Stacey Abrams addresses abortion, election legitimacy ahead of GA primaries
ATLANTA, Ga. (CBS46) - On Friday, Democratic candidate Stacey Abrams took the stage in downtown Atlanta full of confidence.
And why shouldn’t she be confident in that moment? She’s running unopposed as the Democratic nominee for the governor of Georgia, and standing at the podium, all she saw was a crowd of some of her most-steadfast supporters.
“And I’ll tell you a secret, I believe we’re going to win this year,” said Abrams at the 2022 Georgia Democratic Party State Dinner.
The sold-out event featured top Democratic brass in the country, including U.S. Sen. Amy Klobuchar, U.S. Sen. Jon Ossoff, U.S. Sen. Rev. Raphael Warnock, in addition to Congresswoman Nikema Williams, the DPG Chair.
Before Abrams addressed the audience, Atlanta Mayor Andre Dickens made a surprising announcement that the City had officially submitted a bid to host the 2024 Democratic National Convention.
“We’re going to do everything in our power to bring the 2024 Democratic National Convention to Atlanta, Georgia,” Dickens said.
Abrams mentioned she’ll need major Democratic support, seen in the 2020 election, to propel her to the governor’s seat.
In 2020, Democratic voters in Georgia helped flip the Senate to have a Democratic majority. The state also went blue in the presidential race for the first time since 1992.
In a one-on-one interview with CBS46, Abrams addressed some of the biggest issues for voters ahead of the November general election.
On the prospect of Roe v. Wade being overturned by the Supreme Court, Abrams said, if elected, she’ll pursue measures to keep the option of abortion alive in Georgia.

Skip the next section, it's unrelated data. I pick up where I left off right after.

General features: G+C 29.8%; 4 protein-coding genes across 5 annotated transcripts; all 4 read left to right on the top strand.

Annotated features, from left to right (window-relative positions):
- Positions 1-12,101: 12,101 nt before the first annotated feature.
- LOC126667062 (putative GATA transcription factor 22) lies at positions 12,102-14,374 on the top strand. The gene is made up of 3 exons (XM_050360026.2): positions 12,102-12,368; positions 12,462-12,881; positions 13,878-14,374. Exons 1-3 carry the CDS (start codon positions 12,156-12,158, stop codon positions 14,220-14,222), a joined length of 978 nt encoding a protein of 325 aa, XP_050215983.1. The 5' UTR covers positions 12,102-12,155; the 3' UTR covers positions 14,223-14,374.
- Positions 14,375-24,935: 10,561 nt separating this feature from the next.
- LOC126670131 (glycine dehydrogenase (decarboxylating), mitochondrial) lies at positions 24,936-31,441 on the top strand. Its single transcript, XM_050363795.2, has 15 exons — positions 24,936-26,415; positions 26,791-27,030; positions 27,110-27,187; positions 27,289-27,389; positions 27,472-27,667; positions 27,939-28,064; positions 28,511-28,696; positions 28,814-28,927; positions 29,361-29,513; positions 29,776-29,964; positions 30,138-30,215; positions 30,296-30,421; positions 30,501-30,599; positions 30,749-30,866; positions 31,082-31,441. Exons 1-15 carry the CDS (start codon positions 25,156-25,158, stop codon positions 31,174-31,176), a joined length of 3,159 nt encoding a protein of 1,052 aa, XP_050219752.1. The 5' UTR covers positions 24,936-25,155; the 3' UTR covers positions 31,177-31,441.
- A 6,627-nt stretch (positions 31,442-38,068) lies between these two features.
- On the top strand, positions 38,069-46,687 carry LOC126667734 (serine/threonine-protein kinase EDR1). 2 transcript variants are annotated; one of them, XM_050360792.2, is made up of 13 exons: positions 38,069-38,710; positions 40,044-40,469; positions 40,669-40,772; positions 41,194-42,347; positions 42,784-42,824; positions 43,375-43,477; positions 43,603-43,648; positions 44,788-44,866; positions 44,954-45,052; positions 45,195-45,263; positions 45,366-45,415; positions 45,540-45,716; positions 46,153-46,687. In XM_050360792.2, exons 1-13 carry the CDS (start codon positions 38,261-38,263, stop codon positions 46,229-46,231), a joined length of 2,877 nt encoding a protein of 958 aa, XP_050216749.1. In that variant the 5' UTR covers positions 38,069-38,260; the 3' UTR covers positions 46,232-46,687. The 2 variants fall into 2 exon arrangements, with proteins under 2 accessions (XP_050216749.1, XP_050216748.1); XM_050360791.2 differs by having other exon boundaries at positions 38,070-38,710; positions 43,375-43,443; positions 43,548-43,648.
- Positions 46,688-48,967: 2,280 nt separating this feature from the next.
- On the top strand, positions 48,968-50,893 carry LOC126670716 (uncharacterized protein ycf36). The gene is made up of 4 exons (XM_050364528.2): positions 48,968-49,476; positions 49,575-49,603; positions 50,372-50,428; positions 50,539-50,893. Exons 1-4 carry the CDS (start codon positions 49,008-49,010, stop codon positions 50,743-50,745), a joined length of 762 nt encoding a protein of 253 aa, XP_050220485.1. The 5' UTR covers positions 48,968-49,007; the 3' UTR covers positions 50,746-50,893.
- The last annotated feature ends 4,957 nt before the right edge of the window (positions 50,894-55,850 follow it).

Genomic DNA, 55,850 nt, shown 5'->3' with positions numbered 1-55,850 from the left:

“I will be a governor who will veto any attempt to fully ban abortion,” said Abrams. “I will do my best to roll back the legislation that has already passed,” referring to the 2019 ‘heartbeat bill’ passed by Governor Brian Kemp.
On her confidence in the election system, Abrams said she’s watching the primaries closely after the state passed new voter restriction laws in 2021.
“Our mission is make sure that as many voters as possible participate in this primary because this is the first test of the new 2021 laws and we want to see what happens and be ready for November,” said Abrams.
Bracing for a November showdown against Governor Brian Kemp, Abrams said the two were completely different leaders.
“Brian Kemp doesn’t care. He has weakened our laws when it comes to gun safety at a time when our kids are in peril. He has refused to expand Medicaid when our families are in a healthcare crisis. He has refused to do what’s right for our people. So, I believe Georgia deserves a governor who cares. Who cares about every Georgian in every place, whether they like me or not. And that’s the real difference, Governor Kemp doesn’t care.”
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